William P. Wilson (1844–1927)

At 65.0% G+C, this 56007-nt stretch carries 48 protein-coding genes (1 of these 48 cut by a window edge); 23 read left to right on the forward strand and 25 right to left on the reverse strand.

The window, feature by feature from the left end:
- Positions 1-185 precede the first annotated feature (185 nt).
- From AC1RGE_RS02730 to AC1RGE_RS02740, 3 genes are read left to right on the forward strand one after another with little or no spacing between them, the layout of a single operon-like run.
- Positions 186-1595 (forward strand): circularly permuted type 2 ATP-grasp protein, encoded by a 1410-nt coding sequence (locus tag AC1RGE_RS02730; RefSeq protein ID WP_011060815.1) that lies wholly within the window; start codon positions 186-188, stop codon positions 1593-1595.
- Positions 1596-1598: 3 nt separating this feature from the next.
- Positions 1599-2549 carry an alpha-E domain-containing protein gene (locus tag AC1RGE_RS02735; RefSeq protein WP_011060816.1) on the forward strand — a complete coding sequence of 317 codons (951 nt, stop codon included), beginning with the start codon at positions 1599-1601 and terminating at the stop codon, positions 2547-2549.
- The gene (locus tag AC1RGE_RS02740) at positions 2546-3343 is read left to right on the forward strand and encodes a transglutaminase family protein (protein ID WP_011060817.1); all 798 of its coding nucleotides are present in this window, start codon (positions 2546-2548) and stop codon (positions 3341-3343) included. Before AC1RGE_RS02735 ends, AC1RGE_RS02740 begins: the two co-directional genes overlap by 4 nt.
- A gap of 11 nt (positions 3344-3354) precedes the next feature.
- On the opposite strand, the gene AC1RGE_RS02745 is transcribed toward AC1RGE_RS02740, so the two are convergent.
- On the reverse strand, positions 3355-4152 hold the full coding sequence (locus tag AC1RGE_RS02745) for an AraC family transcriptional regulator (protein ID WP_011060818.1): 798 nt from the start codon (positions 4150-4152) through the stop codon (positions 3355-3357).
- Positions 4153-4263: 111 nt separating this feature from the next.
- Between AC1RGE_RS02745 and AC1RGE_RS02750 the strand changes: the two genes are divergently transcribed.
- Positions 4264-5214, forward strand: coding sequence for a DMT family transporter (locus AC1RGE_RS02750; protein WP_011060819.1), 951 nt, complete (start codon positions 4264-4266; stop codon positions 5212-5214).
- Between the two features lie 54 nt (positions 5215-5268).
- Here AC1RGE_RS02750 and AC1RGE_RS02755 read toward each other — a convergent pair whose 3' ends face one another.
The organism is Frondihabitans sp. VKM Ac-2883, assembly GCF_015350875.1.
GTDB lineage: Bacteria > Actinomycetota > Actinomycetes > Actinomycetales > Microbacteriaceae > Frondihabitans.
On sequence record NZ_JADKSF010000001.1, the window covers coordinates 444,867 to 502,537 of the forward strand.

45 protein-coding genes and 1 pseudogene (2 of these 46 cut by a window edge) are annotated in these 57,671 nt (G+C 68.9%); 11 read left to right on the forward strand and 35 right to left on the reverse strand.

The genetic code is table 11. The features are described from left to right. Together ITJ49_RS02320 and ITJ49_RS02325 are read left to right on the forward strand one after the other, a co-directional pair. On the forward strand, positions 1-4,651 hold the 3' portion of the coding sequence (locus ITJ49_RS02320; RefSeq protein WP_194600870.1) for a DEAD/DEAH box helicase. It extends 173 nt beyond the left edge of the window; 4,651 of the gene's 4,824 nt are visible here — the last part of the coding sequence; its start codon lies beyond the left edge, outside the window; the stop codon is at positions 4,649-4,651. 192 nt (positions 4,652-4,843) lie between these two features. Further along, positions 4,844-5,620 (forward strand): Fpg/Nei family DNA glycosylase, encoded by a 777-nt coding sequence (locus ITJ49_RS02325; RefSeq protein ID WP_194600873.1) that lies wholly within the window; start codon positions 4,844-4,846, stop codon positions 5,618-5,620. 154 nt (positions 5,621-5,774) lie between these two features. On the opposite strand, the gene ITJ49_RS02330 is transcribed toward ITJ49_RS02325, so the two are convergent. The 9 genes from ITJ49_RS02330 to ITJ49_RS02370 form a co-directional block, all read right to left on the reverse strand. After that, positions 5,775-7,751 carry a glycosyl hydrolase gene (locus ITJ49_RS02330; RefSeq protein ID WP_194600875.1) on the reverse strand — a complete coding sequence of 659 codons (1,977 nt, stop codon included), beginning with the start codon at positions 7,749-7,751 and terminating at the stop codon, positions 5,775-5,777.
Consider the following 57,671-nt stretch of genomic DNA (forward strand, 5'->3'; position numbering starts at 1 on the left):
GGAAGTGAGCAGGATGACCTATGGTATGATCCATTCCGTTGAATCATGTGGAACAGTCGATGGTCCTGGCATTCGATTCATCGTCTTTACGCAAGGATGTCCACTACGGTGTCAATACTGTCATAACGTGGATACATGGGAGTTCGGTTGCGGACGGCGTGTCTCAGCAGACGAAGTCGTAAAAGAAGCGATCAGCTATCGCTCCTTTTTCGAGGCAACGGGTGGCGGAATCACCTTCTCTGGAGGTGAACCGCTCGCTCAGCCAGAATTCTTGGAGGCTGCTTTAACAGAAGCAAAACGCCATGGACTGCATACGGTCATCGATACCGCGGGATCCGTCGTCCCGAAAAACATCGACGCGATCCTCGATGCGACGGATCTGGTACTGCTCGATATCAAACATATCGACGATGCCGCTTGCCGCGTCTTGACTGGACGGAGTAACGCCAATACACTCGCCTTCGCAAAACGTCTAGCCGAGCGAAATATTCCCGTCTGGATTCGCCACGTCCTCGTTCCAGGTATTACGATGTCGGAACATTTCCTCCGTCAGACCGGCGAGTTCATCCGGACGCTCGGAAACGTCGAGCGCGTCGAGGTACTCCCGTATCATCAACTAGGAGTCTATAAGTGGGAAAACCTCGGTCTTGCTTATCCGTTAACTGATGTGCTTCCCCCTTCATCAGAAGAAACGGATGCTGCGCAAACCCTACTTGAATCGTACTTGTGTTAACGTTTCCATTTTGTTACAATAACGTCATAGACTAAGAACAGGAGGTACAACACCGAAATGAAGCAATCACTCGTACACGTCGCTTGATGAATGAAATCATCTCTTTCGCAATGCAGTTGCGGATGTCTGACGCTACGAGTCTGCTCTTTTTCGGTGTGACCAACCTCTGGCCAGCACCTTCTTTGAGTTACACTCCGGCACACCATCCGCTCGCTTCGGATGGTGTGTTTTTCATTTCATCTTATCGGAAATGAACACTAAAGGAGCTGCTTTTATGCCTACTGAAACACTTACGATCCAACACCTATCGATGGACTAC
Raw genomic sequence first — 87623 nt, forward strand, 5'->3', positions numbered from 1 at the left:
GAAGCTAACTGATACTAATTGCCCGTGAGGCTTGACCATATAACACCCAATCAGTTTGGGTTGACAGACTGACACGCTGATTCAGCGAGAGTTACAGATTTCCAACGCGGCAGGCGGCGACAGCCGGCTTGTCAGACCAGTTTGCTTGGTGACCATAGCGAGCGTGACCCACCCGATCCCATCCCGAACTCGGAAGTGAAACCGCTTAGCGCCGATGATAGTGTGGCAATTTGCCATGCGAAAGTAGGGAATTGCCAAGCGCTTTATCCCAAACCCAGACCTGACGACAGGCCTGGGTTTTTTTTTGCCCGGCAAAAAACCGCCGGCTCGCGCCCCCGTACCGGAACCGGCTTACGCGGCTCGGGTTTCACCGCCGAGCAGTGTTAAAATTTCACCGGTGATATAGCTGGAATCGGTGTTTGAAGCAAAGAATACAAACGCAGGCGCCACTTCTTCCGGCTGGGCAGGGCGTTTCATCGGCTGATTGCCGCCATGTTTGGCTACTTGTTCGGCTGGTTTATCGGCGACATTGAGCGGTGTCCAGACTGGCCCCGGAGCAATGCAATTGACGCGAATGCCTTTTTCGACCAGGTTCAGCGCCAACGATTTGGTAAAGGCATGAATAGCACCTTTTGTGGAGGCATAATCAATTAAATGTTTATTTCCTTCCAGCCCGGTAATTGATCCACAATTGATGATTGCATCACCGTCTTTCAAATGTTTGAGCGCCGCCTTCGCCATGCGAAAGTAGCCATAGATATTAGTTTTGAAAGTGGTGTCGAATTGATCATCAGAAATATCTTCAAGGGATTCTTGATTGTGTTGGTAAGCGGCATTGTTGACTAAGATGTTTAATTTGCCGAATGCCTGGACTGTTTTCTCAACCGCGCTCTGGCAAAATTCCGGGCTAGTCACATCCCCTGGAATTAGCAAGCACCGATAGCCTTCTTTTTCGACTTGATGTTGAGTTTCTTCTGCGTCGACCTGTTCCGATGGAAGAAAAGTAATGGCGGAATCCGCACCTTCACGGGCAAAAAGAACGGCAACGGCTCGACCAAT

In 1893 William P. Wilson, a professor at the University of Pennsylvania, attended the World Fair in Chicago and suggested the development of a permanent World Fair museum about the merits of international trade. He purchased much of the fair's exhibits as a basis for the Philadelphia Commercial Museum that opened four years later. The purpose of the museum paralleled Count von Linden’s museum in Stuttgart, first conceived in 1889 and funded by the Württemberg association for commercial geography. Wilson therefore soon entered into an exchange relationship with the Linden-Museum. After the American conquest of the Philippines, the US government appointed Wilson together with Gustav Niederlein to a curatorial board that was to create a Philippine exposition for the 1904 World Fair, where it was to provide public justification for the American “civilizing mission” there. They displayed Cordillerans and members of other indigenous groups in a human zoo and had them perform rituals and dances for the visitors of the world fair. Wilson was first appointed to chair the board, but later discharged because the government was not satisfied with his work. He could, however, secure some of the objects on display for his museum and some as of his exchange partners including count von Linden.